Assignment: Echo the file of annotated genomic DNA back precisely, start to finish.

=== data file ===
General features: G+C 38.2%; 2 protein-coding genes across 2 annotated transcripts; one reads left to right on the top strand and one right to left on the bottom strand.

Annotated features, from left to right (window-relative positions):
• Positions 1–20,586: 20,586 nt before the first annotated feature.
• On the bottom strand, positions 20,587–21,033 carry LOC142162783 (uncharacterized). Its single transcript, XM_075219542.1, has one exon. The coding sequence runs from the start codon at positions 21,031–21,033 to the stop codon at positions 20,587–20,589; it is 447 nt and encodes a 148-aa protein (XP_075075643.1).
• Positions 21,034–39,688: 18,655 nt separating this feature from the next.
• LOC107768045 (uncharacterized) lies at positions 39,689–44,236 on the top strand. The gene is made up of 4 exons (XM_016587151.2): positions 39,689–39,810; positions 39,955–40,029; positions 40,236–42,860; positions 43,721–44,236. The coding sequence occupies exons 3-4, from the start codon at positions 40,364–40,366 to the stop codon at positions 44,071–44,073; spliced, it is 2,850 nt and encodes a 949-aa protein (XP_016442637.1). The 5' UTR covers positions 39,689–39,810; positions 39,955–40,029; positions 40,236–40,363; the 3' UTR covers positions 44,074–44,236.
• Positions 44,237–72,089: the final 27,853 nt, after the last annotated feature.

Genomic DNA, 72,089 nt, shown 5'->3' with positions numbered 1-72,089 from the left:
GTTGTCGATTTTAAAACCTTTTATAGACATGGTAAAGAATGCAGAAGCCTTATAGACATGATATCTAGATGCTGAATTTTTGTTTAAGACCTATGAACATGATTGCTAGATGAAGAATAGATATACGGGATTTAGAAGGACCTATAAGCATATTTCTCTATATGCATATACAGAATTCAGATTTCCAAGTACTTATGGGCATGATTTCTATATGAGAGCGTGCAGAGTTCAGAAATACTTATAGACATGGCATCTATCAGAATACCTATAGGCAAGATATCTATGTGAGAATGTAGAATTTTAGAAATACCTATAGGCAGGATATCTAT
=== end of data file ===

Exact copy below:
General features: G+C 38.2%; 2 protein-coding genes across 2 annotated transcripts; one reads left to right on the top strand and one right to left on the bottom strand.

Annotated features, from left to right (window-relative positions):
• Positions 1–20,586: 20,586 nt before the first annotated feature.
• On the bottom strand, positions 20,587–21,033 carry LOC142162783 (uncharacterized). Its single transcript, XM_075219542.1, has one exon. The coding sequence runs from the start codon at positions 21,031–21,033 to the stop codon at positions 20,587–20,589; it is 447 nt and encodes a 148-aa protein (XP_075075643.1).
• Positions 21,034–39,688: 18,655 nt separating this feature from the next.
• LOC107768045 (uncharacterized) lies at positions 39,689–44,236 on the top strand. The gene is made up of 4 exons (XM_016587151.2): positions 39,689–39,810; positions 39,955–40,029; positions 40,236–42,860; positions 43,721–44,236. The coding sequence occupies exons 3-4, from the start codon at positions 40,364–40,366 to the stop codon at positions 44,071–44,073; spliced, it is 2,850 nt and encodes a 949-aa protein (XP_016442637.1). The 5' UTR covers positions 39,689–39,810; positions 39,955–40,029; positions 40,236–40,363; the 3' UTR covers positions 44,074–44,236.
• Positions 44,237–72,089: the final 27,853 nt, after the last annotated feature.

Genomic DNA, 72,089 nt, shown 5'->3' with positions numbered 1-72,089 from the left:
GTTGTCGATTTTAAAACCTTTTATAGACATGGTAAAGAATGCAGAAGCCTTATAGACATGATATCTAGATGCTGAATTTTTGTTTAAGACCTATGAACATGATTGCTAGATGAAGAATAGATATACGGGATTTAGAAGGACCTATAAGCATATTTCTCTATATGCATATACAGAATTCAGATTTCCAAGTACTTATGGGCATGATTTCTATATGAGAGCGTGCAGAGTTCAGAAATACTTATAGACATGGCATCTATCAGAATACCTATAGGCAAGATATCTATGTGAGAATGTAGAATTTTAGAAATACCTATAGGCAGGATATCTAT